A section of Williams' Leidy Line, which delivers Marcellus Shale natural gas from northeast Pennsylvania to the Transcontinental Gas Pipeline (Transco), ruptured late Tuesday, prompting the evacuation of more than 100 nearby residents.
The pipeline failed at 9:40 p.m. EDT on a 24-inch diameter section of Leidy in Lycoming County, according to Williams. Company spokesman Chris Stockton said there was no fire and no injuries were reported. He added that volumes on the system have not been curtailed, with no impact to natural gas receipts or deliveries, as other lines in the area are being utilized to redirect the flow of gas.
A bidirectional system consisting of multiple pipes, the Leidy Line is capable of moving 3.5 Bcf/d of natural gas.
As a precaution, about 130 people were temporarily evacuated, according to local news media reports. That order was lifted, however, by midnight.
Residents in the area reported hearing a loud roaring sound when the pipeline failed. One of three pipes along the affected section, located in Jordan Township, ruptured. Stockton said he didn't yet have an estimate for when repairs could be complete. The system's emergency shutdown equipment "worked properly to quickly stop the flow of gas and isolate the affected section of the line," he said.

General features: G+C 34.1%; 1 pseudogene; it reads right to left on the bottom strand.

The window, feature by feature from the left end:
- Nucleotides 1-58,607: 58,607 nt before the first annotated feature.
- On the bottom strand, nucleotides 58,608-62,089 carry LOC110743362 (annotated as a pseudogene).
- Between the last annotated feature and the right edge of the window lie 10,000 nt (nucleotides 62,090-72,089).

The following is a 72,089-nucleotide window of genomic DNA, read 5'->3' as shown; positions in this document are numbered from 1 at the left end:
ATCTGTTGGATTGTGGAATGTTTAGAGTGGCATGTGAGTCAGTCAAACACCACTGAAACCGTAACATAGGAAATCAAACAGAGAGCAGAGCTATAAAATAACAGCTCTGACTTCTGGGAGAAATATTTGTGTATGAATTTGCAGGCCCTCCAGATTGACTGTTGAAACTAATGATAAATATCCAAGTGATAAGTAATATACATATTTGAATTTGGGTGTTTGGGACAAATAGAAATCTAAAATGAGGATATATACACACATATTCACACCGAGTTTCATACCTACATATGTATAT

The Leidy line is considered a key outlet for Marcellus Shale gas in a bottleneck section of the play. It moves gas to the 10,200-mile Transco system, which runs from South Texas to New York City and has a peak capacity of 10.2 Bcf/d. About 1,000 miles of Transco are located in Pennsylvania, where the pipeline delivers one-third of all the gas consumed in the state, according to Williams.
The U.S. Pipeline and Hazardous Materials Safety Administration had started an investigation into the cause of the rupture by Thursday. Williams said it was unclear what caused the line to fail and added that it would "continue working closely with federal and state authorities to determine the cause of the incident and take necessary steps to ensure the operational integrity of our pipeline system."
The company also said pieces of pipe from the rupture would be sent to a lab for metallurgical testing to help determine the cause of the failure, which could take several months.